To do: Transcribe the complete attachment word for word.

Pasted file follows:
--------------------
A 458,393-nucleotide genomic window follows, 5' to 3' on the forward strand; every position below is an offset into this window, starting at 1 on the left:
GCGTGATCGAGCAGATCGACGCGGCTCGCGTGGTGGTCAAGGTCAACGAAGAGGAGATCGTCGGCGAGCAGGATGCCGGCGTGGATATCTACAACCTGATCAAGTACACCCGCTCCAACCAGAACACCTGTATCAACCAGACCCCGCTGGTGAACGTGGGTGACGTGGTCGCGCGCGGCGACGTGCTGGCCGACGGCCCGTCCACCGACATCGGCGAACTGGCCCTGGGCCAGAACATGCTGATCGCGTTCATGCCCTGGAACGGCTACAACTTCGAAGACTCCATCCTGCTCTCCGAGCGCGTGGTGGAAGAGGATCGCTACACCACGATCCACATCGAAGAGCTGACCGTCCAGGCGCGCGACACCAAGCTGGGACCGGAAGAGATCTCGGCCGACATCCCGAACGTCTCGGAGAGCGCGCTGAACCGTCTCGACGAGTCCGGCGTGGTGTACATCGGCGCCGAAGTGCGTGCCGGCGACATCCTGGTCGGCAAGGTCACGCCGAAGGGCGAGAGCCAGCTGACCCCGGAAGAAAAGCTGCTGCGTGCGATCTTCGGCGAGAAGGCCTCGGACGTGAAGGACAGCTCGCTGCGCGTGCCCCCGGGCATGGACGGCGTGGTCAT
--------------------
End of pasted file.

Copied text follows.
A 458,393-nucleotide genomic window follows, 5' to 3' on the forward strand; every position below is an offset into this window, starting at 1 on the left:
GCGTGATCGAGCAGATCGACGCGGCTCGCGTGGTGGTCAAGGTCAACGAAGAGGAGATCGTCGGCGAGCAGGATGCCGGCGTGGATATCTACAACCTGATCAAGTACACCCGCTCCAACCAGAACACCTGTATCAACCAGACCCCGCTGGTGAACGTGGGTGACGTGGTCGCGCGCGGCGACGTGCTGGCCGACGGCCCGTCCACCGACATCGGCGAACTGGCCCTGGGCCAGAACATGCTGATCGCGTTCATGCCCTGGAACGGCTACAACTTCGAAGACTCCATCCTGCTCTCCGAGCGCGTGGTGGAAGAGGATCGCTACACCACGATCCACATCGAAGAGCTGACCGTCCAGGCGCGCGACACCAAGCTGGGACCGGAAGAGATCTCGGCCGACATCCCGAACGTCTCGGAGAGCGCGCTGAACCGTCTCGACGAGTCCGGCGTGGTGTACATCGGCGCCGAAGTGCGTGCCGGCGACATCCTGGTCGGCAAGGTCACGCCGAAGGGCGAGAGCCAGCTGACCCCGGAAGAAAAGCTGCTGCGTGCGATCTTCGGCGAGAAGGCCTCGGACGTGAAGGACAGCTCGCTGCGCGTGCCCCCGGGCATGGACGGCGTGGTCAT